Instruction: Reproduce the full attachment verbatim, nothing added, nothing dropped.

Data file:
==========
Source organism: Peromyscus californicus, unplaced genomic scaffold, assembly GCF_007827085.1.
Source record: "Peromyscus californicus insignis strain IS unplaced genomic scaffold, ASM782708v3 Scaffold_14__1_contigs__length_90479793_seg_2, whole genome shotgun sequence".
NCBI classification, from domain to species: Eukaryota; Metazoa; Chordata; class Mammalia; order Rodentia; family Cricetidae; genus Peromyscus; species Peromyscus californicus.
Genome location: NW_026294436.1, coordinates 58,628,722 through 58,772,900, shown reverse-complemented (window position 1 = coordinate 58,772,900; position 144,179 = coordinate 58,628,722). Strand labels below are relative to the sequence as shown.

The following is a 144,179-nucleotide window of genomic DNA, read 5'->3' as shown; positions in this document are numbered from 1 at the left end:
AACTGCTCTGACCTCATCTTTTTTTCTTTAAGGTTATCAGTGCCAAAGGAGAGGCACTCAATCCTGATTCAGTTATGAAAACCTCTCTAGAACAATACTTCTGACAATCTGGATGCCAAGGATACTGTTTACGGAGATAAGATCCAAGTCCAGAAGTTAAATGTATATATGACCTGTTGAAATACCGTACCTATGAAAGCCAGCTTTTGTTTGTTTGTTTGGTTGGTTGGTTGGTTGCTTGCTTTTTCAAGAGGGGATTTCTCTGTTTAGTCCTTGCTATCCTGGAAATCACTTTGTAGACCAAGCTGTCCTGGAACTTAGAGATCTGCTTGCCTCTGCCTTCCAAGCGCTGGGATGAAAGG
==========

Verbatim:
Source organism: Peromyscus californicus, unplaced genomic scaffold, assembly GCF_007827085.1.
Source record: "Peromyscus californicus insignis strain IS unplaced genomic scaffold, ASM782708v3 Scaffold_14__1_contigs__length_90479793_seg_2, whole genome shotgun sequence".
NCBI classification, from domain to species: Eukaryota; Metazoa; Chordata; class Mammalia; order Rodentia; family Cricetidae; genus Peromyscus; species Peromyscus californicus.
Genome location: NW_026294436.1, coordinates 58,628,722 through 58,772,900, shown reverse-complemented (window position 1 = coordinate 58,772,900; position 144,179 = coordinate 58,628,722). Strand labels below are relative to the sequence as shown.

The following is a 144,179-nucleotide window of genomic DNA, read 5'->3' as shown; positions in this document are numbered from 1 at the left end:
AACTGCTCTGACCTCATCTTTTTTTCTTTAAGGTTATCAGTGCCAAAGGAGAGGCACTCAATCCTGATTCAGTTATGAAAACCTCTCTAGAACAATACTTCTGACAATCTGGATGCCAAGGATACTGTTTACGGAGATAAGATCCAAGTCCAGAAGTTAAATGTATATATGACCTGTTGAAATACCGTACCTATGAAAGCCAGCTTTTGTTTGTTTGTTTGGTTGGTTGGTTGGTTGCTTGCTTTTTCAAGAGGGGATTTCTCTGTTTAGTCCTTGCTATCCTGGAAATCACTTTGTAGACCAAGCTGTCCTGGAACTTAGAGATCTGCTTGCCTCTGCCTTCCAAGCGCTGGGATGAAAGG